But that is only one side of the coat front, we still have to sew on the buttons. Easy-peasy, right?  This is one of those simple tasks that can elevate a coat to perfectly classy or class clown. I know you have tried on a coat in a store and the buttons were sewn on a bit wonky so that the coat front tugged all the wrong ways, ruining the look. Sometimes sewing students have the tendency to sew the buttons on too tightly causing this same problem.  Buttons need breathing space :) 

Button sewing with pencil
For these large buttons a pencil is the perfect size to use as a spacer. I also have a gizmo which I showed in my corduroy jacket post but I find the pencil works really well too. Prior to hemming I sew the buttons on lightly, with just a few turns of the thread, so that in case they are not exactly right I can easily move. It never fails that there is one rogue button needing to be moved by the teensiest eighth of an inch, but what a difference that makes (see above - button wonkiness).
If I haven't convinced you yet that the button needs space, here is proof. That button shank needs to hold the button through almost 1/2 inch of coat front.   On the right is the button sewn on, looking like some weird flying saucer, surverying the sewing room. Getting a look at my yet unfinished fuschia wool jacket in the mirror. But really it's just to show that the button thread shank is important. 

Buttonhole depth rulerSewn on button

When I finish this coat I will take lots of photos and give details on the pattern(s) used.

Enough about all things button related.  That twist of lemon is calling me.
In other important news, we have Tulips !  oooh I love this photo, so green. We need to enjoy it while we can when the brief green season is here.
Happy Spring sewing, Beth

Tulip pink1


  1. What a wonderfully detailed post, it will be such a beautiful coat!

  2. Beautiful work! and such a pleasurable sight to a seamstress' eyes :) I think the facing is the most difficult bit.

  3. Ohh! They are schmick looking buttonholes to be sure. And great pencil tip- I would never have thought of it!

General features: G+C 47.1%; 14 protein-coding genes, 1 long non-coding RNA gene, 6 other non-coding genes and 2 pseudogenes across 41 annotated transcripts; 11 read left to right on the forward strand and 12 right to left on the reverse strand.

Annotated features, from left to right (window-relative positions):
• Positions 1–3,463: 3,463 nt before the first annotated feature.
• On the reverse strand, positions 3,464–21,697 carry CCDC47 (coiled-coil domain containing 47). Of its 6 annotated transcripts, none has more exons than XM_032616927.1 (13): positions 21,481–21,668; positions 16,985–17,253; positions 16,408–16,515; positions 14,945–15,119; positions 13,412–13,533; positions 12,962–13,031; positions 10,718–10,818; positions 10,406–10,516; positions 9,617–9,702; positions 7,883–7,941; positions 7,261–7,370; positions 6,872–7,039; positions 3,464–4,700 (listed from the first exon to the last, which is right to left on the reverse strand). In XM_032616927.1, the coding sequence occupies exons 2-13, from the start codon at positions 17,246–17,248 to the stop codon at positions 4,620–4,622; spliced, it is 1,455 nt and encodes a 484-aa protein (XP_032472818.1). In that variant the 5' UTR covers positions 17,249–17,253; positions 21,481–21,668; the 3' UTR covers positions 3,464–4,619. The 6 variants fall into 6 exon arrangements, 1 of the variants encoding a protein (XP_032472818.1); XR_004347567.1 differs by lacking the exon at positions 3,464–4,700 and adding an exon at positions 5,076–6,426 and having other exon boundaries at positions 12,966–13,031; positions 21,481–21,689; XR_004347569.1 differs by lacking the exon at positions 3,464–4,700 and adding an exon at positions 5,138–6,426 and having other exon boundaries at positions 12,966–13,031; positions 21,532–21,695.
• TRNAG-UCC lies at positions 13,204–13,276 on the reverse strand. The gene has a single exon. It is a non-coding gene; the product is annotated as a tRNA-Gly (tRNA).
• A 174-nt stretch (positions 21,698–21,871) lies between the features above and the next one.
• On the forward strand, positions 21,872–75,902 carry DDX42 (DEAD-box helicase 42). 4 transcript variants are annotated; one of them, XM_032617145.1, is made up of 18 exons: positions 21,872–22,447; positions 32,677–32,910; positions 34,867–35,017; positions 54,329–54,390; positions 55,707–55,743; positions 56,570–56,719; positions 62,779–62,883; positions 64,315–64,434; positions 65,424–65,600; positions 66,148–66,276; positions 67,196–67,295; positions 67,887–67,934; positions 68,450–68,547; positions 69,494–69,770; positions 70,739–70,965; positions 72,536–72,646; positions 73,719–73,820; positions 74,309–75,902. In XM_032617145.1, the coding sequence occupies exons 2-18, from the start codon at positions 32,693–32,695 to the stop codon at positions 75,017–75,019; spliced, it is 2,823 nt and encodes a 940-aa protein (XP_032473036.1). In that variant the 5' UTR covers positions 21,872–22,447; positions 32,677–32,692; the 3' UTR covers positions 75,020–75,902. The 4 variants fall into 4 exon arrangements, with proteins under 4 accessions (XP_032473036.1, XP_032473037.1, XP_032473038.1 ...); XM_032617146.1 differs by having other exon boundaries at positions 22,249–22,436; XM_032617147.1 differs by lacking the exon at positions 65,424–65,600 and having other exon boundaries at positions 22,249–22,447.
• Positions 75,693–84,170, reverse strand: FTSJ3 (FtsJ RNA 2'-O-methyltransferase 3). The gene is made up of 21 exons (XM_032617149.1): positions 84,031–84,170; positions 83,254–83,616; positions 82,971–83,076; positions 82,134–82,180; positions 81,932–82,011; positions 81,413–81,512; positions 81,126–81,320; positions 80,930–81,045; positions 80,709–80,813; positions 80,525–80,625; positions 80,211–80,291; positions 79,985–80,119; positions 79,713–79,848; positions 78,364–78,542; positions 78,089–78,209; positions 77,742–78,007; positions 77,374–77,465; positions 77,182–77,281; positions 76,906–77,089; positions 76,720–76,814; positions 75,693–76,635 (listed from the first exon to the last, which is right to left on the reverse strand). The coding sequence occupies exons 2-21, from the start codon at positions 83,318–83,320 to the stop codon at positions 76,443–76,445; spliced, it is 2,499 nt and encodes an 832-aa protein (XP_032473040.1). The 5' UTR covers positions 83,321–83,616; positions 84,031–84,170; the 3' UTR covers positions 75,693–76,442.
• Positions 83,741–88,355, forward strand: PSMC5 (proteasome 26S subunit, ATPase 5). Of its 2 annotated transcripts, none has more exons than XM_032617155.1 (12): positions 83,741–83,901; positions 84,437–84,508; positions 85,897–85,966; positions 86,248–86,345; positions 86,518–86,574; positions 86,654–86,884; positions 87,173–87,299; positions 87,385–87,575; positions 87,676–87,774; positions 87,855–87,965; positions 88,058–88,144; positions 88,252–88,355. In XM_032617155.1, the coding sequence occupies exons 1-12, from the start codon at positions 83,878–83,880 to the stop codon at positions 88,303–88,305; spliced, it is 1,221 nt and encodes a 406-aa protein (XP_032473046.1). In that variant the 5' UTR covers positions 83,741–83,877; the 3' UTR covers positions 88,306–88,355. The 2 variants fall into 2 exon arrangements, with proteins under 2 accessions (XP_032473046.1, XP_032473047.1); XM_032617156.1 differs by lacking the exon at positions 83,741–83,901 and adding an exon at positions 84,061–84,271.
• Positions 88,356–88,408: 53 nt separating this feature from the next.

4. Bound buttonhole backs can really strike fear in the heart of a sewist. Your explanation is clear and very understandable. Thanks!

  5. Oh those button holes look amazing. Your tulips are so pretty.

  6. Great tutorial! I feel as you do. After finishing these buttonholes, I heave a great sigh of relief! Hmmm! A cocktail afterwards!! What a nice idea!

  7. I will be making my first gigantic bound buttonhole in a couple of weeks and will refer to your tutorial

  8. Thank you - this was on the list to do tonight - sewing buttonholes on my DD's coat and using the pencil is brilliant. Love your work and those tulips. Planting mine in May (in Australia) so really looking forward to Spring.

  9. I just love the idea of using a pencil as a spacer. I've yet to sew something so thick that it would need this, but now I'm dying to try!! I love stuff like this - no fancy gadgetry needed and you can just use an everyday item to achieve the result. Thank you!
    ps - GORGEOUS tulips. Definitely one of my most favouritist flowers.

  10. A pencil -- great idea for a large button spacer! Such a beautiful coat -- it was a treat to see it in person. Can't wait for the final pics!

  11. What a great post Beth, and one that I am sure I will be coming back to in future! Can't wait to see the finished coat. Have a great Easter!